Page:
I set out to write an April Fool's Day post, as I have done in the past, but my sense of humor is in short supply these days. Things are going from bad to worse so fast that there is little time to savor what human comedy remains.
Take the 2016 primary campaigns, where each party's candidates have made mincemeat out of Ronald Reagan's Eleventh Commandment. (I'm not sure if the Democrats ever acknowledged its wisdom to begin with, but no matter -- Sanders and Clinton are now going at it tooth and claw.) Just imagine the level of discourse to which the chosen nominees will descend in the general election contest this fall. And I'm not sure just how the media could egg things on more than they have already, but no doubt they will find a way. To paraphrase H.L. Mencken: "No one ever went broke underestimating the nadir to which the media can sink."
Or take the craziness that infests college campuses across the land -- a mixed worship of victimhood and political correctness that has brought us such absurdities as "intersectional feminism", which is just another form of campus bullying that passes for a serious academic subject.
Or take the massive assaults on religious freedom, which have now become daily news events, but which are reported as though they are laudable signs of progress in the culture war against "bigotry" and "homophobia". Those terms are now even being used by erstwhile religious ones against their own; is it any wonder that the secular world considers Christians (but not, e.g., Muslims) fair game?
Even closer to home, we have the internecine wars among Episcopalians being fought out -- against the highly specific and contrary advice of St. Paul -- in the civil courts. Those once-revered institutions have proved largely incapable of dealing -- just as St. Paul warned! -- with religious disputes, especially today with something so preposterous as ECUSA's Dennis Canon. The Canon was adopted as a sinister measure to deter the departure of dissident congregations from the Episcopal Church, and it has succeeded in seizures of property far beyond anything the Borgias ever could have contemplated. Just imagine being able to create at one stroke a perpetual lien on all church property in all (well, almost all) fifty States -- with a self-executing forfeiture clause -- and all done, mirabile dictu, by a phantom "vote" of which no trace remains in the official archives!
Appellate decisions are currently awaited in the diocesan cases in South Carolina and San Joaquin. Based on how the oral arguments appeared to go, your Curmudgeon is pessimistic that the courts in question will come to grips fully with the basic (and rather simple) legal issues at stake. After all, how hard could it be to read and follow the decision of the Illinois Court of Appeals, which already has finally resolved those issues against ECUSA? But the six-month delay thus far in South Carolina, and the refusal of the Fresno court even to consider the Illinois case in argument, point to ECUSA being given a second, or even third, bite at the apple.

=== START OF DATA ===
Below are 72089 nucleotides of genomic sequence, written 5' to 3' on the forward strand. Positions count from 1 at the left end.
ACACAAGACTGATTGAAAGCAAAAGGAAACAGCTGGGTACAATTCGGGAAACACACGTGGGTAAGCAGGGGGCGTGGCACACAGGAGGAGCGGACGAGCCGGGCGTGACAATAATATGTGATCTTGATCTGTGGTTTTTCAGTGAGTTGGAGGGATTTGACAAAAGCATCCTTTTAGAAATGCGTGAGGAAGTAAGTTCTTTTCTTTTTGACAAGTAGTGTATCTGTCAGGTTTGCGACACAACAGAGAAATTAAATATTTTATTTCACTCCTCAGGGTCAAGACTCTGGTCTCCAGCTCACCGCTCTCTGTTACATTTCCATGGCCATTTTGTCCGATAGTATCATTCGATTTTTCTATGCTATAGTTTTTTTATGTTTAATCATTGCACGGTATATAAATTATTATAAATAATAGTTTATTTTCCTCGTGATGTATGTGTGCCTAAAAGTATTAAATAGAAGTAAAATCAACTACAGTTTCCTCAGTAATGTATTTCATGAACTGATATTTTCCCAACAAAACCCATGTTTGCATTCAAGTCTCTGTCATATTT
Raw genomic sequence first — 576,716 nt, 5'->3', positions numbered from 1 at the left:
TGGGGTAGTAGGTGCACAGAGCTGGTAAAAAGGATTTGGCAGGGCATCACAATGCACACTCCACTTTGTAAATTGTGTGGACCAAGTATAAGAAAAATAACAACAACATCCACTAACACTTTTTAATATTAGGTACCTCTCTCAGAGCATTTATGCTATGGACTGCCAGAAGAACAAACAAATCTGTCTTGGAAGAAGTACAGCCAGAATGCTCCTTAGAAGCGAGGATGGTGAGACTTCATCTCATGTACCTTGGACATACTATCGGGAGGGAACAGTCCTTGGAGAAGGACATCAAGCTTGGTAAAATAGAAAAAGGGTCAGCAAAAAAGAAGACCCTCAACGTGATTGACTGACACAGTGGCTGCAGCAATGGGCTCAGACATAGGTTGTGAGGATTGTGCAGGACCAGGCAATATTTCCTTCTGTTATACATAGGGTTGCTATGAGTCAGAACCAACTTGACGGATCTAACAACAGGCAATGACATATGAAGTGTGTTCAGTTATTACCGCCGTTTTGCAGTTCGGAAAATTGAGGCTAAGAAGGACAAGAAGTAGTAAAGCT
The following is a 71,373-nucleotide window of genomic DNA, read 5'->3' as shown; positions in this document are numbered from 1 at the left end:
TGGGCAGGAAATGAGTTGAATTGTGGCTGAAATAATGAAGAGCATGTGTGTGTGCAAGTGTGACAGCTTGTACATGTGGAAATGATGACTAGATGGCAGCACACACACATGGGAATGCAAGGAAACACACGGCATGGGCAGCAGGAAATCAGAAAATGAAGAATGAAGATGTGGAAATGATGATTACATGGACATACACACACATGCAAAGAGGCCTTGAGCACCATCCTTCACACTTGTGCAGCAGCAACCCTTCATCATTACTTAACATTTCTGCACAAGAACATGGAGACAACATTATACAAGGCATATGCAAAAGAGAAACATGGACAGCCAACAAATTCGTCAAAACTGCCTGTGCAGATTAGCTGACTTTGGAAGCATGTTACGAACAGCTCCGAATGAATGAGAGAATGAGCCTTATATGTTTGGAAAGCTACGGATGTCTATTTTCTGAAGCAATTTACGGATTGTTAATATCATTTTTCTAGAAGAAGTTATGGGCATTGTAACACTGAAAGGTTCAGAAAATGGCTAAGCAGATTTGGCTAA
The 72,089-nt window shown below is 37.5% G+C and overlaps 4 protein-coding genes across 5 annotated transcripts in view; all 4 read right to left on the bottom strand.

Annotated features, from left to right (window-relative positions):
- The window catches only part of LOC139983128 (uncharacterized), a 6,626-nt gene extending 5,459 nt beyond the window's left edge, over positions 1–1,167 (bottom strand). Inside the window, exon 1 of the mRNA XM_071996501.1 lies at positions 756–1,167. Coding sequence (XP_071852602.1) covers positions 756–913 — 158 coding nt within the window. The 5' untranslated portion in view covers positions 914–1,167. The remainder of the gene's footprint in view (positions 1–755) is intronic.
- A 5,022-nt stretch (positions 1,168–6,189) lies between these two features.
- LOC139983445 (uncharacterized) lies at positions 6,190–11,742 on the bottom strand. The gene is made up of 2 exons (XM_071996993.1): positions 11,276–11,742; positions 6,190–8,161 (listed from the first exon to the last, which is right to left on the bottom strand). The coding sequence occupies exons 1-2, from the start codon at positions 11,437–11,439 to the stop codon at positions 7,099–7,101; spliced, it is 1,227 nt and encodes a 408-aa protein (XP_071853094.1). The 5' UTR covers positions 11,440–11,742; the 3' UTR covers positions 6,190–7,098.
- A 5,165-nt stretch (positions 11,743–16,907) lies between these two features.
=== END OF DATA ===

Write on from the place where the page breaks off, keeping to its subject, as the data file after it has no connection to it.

For a party who has once lost on the merits to be given multiple chances to try the same arguments again and again in different courts, and to receive outcomes that differ in each case, is unheard of in normal civil cases. But (sigh) these are disputes involving church law, and the courts seem mostly at a loss to be able to compare them, let alone treat them uniformly. Meanwhile, the U.S. Supreme Court resolutely refuses to get involved, so that the church law treatises are filled with contradictory results that are incapable of being harmonized.
Bottom line: look for more notches in ECUSA's belt, at least in the short term. Then again, oral arguments in the Fort Worth case are set for April 19 -- in a State, at least, where the appellate courts to date have had little difficulty in giving the Dennis Canon the short shrift it deserves.
Your Curmudgeon will faithfully carry on, and present his analysis of what's right and wrong about each decision as it comes down, not because he expects any kind of audience, but simply because he cares for the integrity of the law -- despite the fact it has become an extinct species. Like the medieval chroniclers, he will record the facts as they come, warts and all, even if the participants are not exactly setting examples which could inspire later generations.
Like America's politics, its religion, its culture and its society, America's legal system has fractured into a thousand pieces. And like a once-cherished valuable vase toppled from its pedestal, it is beyond hope of restoration. The index of its demise is the contempt and disrespect for it shown at every level of government. (Will the Obama administration allow the indictment of Hillary Clinton on the same grounds it indicted General Petraeus and others who purposefully shared classified secrets with people not cleared to read them? Does anyone care to place a bet?)
So your Curmudgeon begs off from making the usual effort to concoct a seemingly plausible, but at bottom outlandish, "breaking news story" for April 1st. The daily headline sites will give you your fill of them. Or, if you want to hark back to less serious times, try this post, this one, or this one.